I finished 100 miles, with 16,000 feet of climbing, in 11:56. I am pleased with that time, but that only gave me 14 out of 21 (women were just 13% of the field!). The girls who come out to race are animals. All in all, it was a blast to be out there riding with these boys and girls. Mountain bikers are awesome! Except that one who forced a pass in the first 10 miles (really dude?).

Five Crowdfunded Wearable Tech Devices to Watch

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We are witnessing — and taking part in — one of the largest shifts in product development of our time. Crowdfunding has completely reinvented what it means to create a product, reducing the time to market and bringing a more complex and innovative set of goods to the marketplace.

Even a cursory look through the popular crowdfunding platforms shows that there are some very interesting products being developed, very quickly, in the wearable tech arena. Here are five.

1. Fin: A ring that makes your hand a gesture based control for common actions (Funded, 4 days left)

Fin is a small ring, fitted for the thumb that turns your hand into a numeric keypad; it also uses gesture-based controls such as hand waving. It’s designed to be connected to smartphones, smart TVs, automobiles and home automation. One can imagine tech like this becoming commonplace for every day use. Plus, it has the very altruistic benefit of helping people with limited mobility or visual impairment.

2. Atlas: Nike Fit Band on steroids, with a Strava-like competitive facet (Mega-funded 18 days left)

As an owner of a Garmin, I was blown away that my device could figure out when I was doing freestyle versus breaststroke. Atlas makes this look like child’s play – it knows a bicep curl from a hammer curl, and even tells you if your form sucks. And, you can teach it new tricks (cross fitters, rejoice!). Oh, and it builds in a Strava-like community that lets you measure your activity against your friends.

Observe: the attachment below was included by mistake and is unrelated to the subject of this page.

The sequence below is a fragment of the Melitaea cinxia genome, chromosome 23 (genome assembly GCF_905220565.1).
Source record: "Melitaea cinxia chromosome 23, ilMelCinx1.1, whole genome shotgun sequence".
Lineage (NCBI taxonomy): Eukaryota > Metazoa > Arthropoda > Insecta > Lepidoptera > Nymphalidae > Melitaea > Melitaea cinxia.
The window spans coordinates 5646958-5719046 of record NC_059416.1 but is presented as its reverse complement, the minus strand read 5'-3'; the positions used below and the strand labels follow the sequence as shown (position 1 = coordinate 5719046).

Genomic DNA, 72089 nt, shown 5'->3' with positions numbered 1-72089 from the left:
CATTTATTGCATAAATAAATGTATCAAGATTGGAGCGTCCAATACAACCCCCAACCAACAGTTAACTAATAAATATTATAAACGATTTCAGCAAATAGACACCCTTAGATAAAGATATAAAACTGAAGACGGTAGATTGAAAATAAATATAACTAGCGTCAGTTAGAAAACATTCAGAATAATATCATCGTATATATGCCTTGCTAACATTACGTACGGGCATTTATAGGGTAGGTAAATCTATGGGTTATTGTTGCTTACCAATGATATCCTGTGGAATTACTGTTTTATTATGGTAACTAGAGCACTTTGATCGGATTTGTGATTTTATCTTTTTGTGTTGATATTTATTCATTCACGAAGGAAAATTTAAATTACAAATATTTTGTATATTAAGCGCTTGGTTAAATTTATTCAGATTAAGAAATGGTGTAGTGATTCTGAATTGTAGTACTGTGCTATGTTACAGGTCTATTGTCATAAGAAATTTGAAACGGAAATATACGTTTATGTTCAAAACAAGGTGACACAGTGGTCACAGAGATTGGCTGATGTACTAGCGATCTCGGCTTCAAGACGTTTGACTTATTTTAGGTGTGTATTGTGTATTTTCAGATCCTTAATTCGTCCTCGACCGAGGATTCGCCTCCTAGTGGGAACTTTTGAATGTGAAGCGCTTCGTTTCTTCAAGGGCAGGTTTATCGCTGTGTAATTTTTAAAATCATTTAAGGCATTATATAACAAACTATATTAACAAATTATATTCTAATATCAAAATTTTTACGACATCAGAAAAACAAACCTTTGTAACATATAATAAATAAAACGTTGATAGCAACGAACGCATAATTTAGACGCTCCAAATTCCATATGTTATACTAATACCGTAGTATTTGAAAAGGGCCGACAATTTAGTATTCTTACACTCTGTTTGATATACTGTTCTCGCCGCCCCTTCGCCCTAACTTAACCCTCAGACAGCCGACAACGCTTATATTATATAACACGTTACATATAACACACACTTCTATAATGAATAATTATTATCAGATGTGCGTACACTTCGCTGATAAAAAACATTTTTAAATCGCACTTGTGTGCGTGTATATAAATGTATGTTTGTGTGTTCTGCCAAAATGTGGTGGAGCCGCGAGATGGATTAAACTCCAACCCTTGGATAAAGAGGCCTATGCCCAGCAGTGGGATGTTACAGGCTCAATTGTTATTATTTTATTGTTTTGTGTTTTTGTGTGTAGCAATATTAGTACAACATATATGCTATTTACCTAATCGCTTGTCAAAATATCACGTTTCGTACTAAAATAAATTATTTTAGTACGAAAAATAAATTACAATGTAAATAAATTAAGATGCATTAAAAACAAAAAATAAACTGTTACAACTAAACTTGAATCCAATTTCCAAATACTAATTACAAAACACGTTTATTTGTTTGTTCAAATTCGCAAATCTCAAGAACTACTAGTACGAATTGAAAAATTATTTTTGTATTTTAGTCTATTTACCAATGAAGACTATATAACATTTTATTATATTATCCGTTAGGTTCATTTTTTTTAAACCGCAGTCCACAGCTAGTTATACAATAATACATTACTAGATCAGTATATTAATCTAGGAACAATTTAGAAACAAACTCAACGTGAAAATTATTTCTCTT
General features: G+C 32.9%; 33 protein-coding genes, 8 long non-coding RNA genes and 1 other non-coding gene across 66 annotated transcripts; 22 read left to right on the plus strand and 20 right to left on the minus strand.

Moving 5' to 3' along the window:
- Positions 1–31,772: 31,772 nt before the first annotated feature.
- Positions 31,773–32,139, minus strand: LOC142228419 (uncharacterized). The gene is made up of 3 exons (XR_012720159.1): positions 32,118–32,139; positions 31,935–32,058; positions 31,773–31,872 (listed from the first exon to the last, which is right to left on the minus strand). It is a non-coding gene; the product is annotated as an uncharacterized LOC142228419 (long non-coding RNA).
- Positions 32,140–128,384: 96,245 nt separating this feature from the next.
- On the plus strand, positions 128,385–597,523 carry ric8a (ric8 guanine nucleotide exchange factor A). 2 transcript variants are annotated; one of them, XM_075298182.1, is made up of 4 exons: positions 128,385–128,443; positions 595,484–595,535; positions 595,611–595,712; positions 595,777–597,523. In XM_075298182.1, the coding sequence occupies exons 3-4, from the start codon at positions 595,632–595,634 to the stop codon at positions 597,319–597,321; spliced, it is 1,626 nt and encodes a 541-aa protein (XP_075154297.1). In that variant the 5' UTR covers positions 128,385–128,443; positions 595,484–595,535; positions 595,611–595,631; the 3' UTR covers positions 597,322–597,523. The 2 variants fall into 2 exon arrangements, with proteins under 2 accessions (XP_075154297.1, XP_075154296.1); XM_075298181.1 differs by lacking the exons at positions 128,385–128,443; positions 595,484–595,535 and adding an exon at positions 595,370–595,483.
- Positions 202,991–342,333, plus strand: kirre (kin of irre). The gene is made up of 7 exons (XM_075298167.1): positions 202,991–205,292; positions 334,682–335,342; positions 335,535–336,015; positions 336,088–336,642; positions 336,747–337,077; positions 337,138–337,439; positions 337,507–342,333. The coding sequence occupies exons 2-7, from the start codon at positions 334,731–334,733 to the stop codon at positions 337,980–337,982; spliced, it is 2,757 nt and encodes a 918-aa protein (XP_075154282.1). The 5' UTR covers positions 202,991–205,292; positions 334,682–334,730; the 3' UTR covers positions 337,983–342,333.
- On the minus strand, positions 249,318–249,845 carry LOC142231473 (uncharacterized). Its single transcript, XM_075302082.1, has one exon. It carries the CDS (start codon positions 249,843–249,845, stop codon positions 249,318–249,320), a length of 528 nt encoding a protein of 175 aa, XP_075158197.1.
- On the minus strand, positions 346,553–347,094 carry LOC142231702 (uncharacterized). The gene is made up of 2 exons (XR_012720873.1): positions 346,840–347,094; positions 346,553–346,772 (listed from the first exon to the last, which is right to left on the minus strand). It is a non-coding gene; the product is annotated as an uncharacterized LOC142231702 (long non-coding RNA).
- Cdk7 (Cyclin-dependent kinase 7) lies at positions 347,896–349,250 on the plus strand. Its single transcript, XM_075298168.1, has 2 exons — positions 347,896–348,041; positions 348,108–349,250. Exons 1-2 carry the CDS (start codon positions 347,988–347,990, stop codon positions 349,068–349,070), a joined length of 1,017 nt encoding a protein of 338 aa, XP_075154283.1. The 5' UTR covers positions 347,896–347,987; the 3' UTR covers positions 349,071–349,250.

3. Haloband: A wristband that controls your smartphone (Funded, pre-ordering now available on Indiegogo)

Perhaps the simplest on this list, Haloband could be a very common device in the very near future – because it is simple to use and can pretty immediately address common problems. An extension of your smartphone, it uses NFC (on NFC enabled phones) to perform tasks, without having to dig your phone out of a pocket or bag. These tasks could include switching songs on your media player, or even taking the place of your office pass card.

4. Atheer One: Google Glasses with a 3D angle (Funded)

Google Glass has spawned all kinds of me-toos. Antheer One does a better than average job of doing so. With a depth sensor, it gives a three dimensional immersive view. And, it combines what appears to be a more complex set of gesture-based controls. Watch the video, it’s hard not to see how these glasses are paving the way for immersive user experiences.

5. Angel: Blood Oxygen Sensor (Funded)

An open API will really give this product an interesting future. Yet, even off-the-shelf, Angel is pretty powerful. Worn on the wrist, it monitors pulse, temperature, activity and blood oxygen level. With funding, the company plans to transfer and integrate that data into smartphone apps, laptops and even treadmills. The device has great potential for not just athletes — who are the obvious first-users — but also for those with medical conditions that require regular monitoring.


[Originally posted on the Proving Ground blog]